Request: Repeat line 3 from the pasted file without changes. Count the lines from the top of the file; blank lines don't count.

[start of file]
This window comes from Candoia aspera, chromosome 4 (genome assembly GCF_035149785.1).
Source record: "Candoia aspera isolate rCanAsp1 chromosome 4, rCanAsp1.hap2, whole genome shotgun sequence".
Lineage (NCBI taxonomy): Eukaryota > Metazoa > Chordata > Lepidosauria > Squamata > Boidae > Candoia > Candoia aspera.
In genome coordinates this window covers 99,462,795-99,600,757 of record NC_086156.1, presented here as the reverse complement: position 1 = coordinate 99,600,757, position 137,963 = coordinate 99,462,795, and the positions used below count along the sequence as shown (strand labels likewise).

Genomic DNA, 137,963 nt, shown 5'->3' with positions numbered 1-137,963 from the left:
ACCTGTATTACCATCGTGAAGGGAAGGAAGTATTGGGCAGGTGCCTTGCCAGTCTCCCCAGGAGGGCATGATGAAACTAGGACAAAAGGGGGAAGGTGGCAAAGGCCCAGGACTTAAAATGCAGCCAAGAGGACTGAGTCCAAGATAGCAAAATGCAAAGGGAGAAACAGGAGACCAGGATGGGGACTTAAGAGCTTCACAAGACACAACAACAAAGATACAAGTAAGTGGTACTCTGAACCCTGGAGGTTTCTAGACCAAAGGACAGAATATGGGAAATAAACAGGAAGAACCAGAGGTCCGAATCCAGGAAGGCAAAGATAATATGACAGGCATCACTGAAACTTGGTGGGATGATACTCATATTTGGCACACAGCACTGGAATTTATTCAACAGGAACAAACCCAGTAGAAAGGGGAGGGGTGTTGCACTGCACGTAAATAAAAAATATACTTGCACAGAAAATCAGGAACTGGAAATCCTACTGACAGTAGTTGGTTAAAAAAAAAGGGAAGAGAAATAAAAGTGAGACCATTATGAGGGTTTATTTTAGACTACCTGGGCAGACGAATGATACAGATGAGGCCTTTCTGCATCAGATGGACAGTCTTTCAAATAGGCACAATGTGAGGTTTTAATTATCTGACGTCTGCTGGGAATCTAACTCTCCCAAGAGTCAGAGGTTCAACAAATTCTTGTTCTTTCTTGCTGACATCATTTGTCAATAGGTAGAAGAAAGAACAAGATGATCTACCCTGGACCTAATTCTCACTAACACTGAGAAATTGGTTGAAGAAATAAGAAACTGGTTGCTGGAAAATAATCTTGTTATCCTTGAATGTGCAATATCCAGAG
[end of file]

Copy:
Lineage (NCBI taxonomy): Eukaryota > Metazoa > Chordata > Lepidosauria > Squamata > Boidae > Candoia > Candoia aspera.